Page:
The B story of thieves stealing Christmas trees from Matt and Charlie’s land was hilarious and provided necessary comic relief throughout the episode, especially from the serious and sometimes grim A story. The question of whether the thieves would be revealed or caught added some fun intrigue to the episode, with eventually Craig, a farmer from season one, being revealed as the culprit. I felt that the ending of this subplot was anti-climatic as Craig wasn’t properly punished or dealt with, despite the build up throughout the episode.

I felt the C story of Charlie being stalked by a fan, Frank, was minor but solid. I enjoyed Charlie’s book making another appearance, this time in a reading, showing the book’s success with subtlety. What I thought was brilliant about this subplot was being led to believe that Frank was a crazy fan only for her to encourage and help Charlie with the development of Love at Lightspeed‘s sequel, almost like an advisor. I also liked the contrast between Frank’s encouragement and honest advice with the trolling tweets as Charlie was trying to write, eventually switching to using the typewriter. I hope we see more of Frank in future episodes, or if not, at least hear about her.

On smaller notes, I enjoyed the scenes between Ken and Mia as they finally kissed and dealt with their feelings for each other. I especially enjoyed Hugh’s reaction to their kiss and Mia bossing Ken around. Although I felt that Ken’s declaration of love for Mia in front of the hospital was cringeworthy and cliche, as it was sweet and true to his character, I’ll give it a pass. There was also an excessive amount of scenery shots in this episode, I was wondering whether this was to stretch out the episode or if the crew were trying something new with their filming techniques.

Overall this was a solid episode, however there was a little too much going on to be able to follow everything with an equal amount of attention.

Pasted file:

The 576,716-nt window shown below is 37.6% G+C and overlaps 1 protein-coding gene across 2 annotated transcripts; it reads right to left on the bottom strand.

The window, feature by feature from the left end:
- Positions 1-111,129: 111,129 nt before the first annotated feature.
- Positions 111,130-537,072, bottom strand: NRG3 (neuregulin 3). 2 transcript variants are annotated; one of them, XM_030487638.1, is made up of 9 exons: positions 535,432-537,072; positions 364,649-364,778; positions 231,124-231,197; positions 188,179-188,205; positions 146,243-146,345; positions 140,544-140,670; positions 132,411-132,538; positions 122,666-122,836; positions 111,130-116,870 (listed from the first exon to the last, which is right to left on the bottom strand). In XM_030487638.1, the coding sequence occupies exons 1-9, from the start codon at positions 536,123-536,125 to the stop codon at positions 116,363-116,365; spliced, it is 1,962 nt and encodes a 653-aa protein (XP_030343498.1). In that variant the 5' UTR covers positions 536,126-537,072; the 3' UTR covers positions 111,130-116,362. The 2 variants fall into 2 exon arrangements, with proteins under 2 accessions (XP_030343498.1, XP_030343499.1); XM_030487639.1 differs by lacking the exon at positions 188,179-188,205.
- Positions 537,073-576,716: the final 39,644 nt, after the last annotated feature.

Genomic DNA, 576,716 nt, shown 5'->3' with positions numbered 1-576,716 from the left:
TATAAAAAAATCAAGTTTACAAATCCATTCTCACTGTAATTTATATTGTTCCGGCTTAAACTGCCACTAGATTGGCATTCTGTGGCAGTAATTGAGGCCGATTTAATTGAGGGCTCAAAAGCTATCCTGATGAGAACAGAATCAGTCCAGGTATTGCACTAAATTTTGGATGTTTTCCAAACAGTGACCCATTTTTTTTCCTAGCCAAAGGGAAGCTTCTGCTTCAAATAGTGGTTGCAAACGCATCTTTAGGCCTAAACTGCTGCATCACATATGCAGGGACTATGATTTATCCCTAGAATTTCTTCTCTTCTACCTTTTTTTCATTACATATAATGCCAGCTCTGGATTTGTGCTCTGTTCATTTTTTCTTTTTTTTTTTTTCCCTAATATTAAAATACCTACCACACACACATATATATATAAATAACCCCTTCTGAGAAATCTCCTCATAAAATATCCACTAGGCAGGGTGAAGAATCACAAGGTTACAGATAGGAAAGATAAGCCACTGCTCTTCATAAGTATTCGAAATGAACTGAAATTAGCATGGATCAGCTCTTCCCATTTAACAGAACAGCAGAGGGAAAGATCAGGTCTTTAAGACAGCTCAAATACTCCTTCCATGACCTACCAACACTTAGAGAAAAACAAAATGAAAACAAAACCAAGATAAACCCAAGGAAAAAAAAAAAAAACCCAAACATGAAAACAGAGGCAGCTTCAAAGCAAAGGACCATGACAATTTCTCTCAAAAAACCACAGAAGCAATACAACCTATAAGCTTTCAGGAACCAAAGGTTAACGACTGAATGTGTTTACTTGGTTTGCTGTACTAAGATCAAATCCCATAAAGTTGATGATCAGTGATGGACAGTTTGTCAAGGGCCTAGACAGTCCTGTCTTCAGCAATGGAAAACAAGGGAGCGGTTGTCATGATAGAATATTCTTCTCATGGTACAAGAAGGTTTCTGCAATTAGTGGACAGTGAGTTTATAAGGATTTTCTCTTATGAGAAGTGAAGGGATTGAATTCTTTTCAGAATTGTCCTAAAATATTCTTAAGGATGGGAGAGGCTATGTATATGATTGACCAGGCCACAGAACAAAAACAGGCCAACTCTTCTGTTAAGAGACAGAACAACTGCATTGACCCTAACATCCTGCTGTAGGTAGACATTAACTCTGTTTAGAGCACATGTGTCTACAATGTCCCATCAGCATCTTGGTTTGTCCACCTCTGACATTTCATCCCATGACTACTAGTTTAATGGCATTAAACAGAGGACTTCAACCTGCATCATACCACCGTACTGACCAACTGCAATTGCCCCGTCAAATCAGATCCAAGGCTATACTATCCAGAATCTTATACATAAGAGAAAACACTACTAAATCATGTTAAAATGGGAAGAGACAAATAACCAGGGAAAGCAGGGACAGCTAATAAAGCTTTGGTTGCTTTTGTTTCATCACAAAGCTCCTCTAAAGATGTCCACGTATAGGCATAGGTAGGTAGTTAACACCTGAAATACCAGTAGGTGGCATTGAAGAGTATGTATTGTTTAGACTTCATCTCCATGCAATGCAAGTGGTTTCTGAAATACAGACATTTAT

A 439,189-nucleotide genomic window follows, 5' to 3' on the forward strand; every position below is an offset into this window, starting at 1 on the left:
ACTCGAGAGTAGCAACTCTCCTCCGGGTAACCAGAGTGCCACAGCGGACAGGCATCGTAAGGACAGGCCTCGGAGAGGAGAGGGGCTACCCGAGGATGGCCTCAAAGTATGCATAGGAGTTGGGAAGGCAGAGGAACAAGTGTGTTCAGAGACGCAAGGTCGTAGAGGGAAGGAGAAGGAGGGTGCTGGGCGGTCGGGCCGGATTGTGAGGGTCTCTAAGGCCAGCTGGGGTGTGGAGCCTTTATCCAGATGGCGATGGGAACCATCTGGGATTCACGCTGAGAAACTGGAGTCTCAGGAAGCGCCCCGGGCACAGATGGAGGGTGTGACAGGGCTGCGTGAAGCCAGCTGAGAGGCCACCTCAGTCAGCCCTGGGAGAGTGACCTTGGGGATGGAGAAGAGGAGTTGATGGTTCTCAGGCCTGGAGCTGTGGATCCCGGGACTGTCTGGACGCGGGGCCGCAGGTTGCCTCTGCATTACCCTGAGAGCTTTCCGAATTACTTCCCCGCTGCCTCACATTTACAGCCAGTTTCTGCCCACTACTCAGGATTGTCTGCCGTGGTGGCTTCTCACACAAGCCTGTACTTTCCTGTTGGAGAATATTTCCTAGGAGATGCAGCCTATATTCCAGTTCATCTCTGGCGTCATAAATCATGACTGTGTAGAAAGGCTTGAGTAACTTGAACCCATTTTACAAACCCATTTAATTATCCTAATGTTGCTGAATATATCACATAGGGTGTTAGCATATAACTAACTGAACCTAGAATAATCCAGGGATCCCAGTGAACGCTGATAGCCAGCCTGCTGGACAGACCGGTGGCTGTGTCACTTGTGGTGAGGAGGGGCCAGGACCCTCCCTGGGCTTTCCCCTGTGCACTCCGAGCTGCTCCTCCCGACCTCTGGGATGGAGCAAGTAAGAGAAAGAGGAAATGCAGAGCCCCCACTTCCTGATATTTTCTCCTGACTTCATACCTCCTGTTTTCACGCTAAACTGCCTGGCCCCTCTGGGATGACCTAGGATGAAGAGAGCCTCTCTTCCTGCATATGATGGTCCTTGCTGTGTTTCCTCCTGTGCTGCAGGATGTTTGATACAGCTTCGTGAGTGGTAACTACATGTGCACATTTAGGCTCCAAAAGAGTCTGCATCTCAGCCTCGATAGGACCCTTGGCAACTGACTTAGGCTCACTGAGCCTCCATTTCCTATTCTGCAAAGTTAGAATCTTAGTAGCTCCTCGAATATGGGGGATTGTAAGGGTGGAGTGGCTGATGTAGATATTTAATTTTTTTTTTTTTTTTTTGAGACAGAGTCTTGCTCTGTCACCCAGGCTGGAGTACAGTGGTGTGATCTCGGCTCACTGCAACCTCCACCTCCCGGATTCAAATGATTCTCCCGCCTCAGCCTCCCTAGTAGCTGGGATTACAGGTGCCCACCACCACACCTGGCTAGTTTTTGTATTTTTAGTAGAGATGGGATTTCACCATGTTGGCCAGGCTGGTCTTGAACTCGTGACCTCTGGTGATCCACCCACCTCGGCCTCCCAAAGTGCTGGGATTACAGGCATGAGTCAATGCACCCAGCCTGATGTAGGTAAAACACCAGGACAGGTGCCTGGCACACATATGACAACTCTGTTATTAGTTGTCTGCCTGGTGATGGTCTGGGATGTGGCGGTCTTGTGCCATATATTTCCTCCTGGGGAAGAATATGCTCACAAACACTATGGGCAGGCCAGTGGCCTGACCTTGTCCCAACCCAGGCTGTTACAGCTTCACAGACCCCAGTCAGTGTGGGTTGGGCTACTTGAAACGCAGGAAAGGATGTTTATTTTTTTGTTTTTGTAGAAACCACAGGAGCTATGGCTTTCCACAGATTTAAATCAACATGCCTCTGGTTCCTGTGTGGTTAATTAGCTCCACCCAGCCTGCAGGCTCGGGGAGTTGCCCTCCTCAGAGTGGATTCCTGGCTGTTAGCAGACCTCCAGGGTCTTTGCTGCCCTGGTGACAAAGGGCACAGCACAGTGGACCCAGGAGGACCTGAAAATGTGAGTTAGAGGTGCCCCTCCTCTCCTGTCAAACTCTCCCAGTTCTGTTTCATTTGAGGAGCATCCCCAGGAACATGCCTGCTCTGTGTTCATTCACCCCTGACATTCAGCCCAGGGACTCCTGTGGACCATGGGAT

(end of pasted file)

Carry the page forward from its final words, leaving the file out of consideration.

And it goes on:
Stray Observations:

Hospital Drama: Jim’s car accident, dialysis and Hugh trying to avoid donating one of his kidneys.

Dora sighting: At Charlie’s house after her book reading. This is the first time that I have seen her in weeks and the writers’ certainly made up for this lost time, giving her a lengthy appearance by having Charlie happily talk to her.

-Every member of the Knight family, except for Hugh, offers to donate one of their kidneys to Jim.

-Hayley’s desire to donate herself lead to the revelation that she was born with only one kidney.

-Even Penny considered donating one of her kidneys.

-Ken throwing out Mia’s homemade lunch so he could ask her out on a date was both inconsiderate and genius.

-Meryl stated just after Jim collapsed but before she found out about it, that it felt like “someone walked over her grave”, clearly showing that her gut instincts are on point.

Best one liners:

  • “What, are you trying to stubborn yourself to death? (Hugh to Jim)
  • “I shouldn’t have glittered Millie” (Ajax)

The Wrong Girl–Season 2, Episode 6

So it turns out Jack and Lily are engaged.

This episode starts with its near ending and then goes back 30 hours. The gold Logie nominations have come through at the office—Erica and Jack were nominated, while Eric and Nikkii were not—which doesn’t surprise me, not to mention Erica’s nomination is a nice dose of karma for Eric and the studio for knifing her earlier in the series.